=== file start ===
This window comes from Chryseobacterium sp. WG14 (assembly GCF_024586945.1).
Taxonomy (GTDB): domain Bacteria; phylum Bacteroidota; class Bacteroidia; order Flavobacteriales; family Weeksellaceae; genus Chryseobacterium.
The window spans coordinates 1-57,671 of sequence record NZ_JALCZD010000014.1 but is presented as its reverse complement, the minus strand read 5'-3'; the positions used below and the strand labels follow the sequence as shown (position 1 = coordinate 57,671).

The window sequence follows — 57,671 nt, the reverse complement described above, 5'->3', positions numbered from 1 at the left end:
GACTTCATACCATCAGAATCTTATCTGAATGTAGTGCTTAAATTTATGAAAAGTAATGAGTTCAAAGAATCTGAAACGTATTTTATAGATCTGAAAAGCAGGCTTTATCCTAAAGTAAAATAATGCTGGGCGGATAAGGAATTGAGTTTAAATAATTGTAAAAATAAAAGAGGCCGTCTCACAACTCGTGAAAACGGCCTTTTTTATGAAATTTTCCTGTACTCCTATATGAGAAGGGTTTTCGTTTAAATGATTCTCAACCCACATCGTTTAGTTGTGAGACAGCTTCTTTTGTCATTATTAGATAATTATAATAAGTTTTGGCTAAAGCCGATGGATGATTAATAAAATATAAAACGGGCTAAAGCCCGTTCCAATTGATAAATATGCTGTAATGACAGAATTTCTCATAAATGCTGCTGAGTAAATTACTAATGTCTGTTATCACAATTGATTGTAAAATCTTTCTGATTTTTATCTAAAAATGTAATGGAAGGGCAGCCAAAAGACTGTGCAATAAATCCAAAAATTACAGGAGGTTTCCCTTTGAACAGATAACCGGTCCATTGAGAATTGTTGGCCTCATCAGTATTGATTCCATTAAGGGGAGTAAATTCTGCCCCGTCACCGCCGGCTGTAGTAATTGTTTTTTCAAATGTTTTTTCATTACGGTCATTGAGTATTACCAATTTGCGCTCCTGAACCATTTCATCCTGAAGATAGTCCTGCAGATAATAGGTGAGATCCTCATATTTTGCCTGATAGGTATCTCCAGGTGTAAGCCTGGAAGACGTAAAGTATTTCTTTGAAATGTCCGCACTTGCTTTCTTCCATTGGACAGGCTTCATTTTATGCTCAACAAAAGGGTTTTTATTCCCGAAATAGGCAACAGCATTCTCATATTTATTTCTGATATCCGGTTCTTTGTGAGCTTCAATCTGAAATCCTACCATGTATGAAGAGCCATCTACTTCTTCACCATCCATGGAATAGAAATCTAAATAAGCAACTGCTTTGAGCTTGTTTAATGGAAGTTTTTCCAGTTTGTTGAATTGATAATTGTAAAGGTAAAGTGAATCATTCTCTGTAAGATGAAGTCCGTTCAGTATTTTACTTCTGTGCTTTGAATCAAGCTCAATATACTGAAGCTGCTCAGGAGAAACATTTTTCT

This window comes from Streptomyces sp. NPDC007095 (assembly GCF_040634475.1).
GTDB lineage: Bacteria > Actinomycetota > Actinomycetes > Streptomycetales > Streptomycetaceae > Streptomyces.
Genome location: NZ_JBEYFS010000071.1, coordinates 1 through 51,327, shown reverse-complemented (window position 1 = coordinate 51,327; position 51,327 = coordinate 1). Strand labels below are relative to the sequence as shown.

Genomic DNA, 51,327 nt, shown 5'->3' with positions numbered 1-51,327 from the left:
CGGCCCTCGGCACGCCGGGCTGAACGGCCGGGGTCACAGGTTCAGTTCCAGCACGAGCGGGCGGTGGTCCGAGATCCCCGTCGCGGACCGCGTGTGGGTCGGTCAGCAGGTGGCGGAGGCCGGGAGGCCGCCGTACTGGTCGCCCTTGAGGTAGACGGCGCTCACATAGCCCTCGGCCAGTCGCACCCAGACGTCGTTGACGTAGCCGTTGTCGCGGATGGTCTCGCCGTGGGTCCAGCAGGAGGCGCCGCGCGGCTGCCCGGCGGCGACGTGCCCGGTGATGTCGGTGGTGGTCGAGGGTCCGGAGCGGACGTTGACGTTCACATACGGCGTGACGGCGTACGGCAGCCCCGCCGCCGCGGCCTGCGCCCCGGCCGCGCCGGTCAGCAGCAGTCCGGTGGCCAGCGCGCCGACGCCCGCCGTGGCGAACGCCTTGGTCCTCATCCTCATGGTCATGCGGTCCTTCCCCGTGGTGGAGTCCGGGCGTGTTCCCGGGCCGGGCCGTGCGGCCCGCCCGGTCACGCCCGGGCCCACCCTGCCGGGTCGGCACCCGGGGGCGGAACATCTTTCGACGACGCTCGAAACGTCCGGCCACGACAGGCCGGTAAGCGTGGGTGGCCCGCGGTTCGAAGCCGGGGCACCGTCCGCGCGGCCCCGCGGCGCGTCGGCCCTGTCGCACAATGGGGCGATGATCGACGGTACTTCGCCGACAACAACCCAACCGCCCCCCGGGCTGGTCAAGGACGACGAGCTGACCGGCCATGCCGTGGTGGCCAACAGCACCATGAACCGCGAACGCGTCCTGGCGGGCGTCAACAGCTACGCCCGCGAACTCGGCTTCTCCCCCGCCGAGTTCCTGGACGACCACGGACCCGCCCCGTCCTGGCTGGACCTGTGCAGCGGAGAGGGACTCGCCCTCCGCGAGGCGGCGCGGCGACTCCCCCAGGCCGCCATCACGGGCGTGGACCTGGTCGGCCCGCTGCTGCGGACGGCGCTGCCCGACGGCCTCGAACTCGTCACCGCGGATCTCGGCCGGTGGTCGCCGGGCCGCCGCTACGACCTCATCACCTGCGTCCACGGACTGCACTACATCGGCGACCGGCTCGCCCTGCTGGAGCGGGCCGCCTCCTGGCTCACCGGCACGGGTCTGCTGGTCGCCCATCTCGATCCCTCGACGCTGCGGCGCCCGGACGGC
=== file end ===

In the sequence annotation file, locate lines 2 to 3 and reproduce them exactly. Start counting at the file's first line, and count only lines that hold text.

Taxonomy (GTDB): domain Bacteria; phylum Bacteroidota; class Bacteroidia; order Flavobacteriales; family Weeksellaceae; genus Chryseobacterium.
The window spans coordinates 1-57,671 of sequence record NZ_JALCZD010000014.1 but is presented as its reverse complement, the minus strand read 5'-3'; the positions used below and the strand labels follow the sequence as shown (position 1 = coordinate 57,671).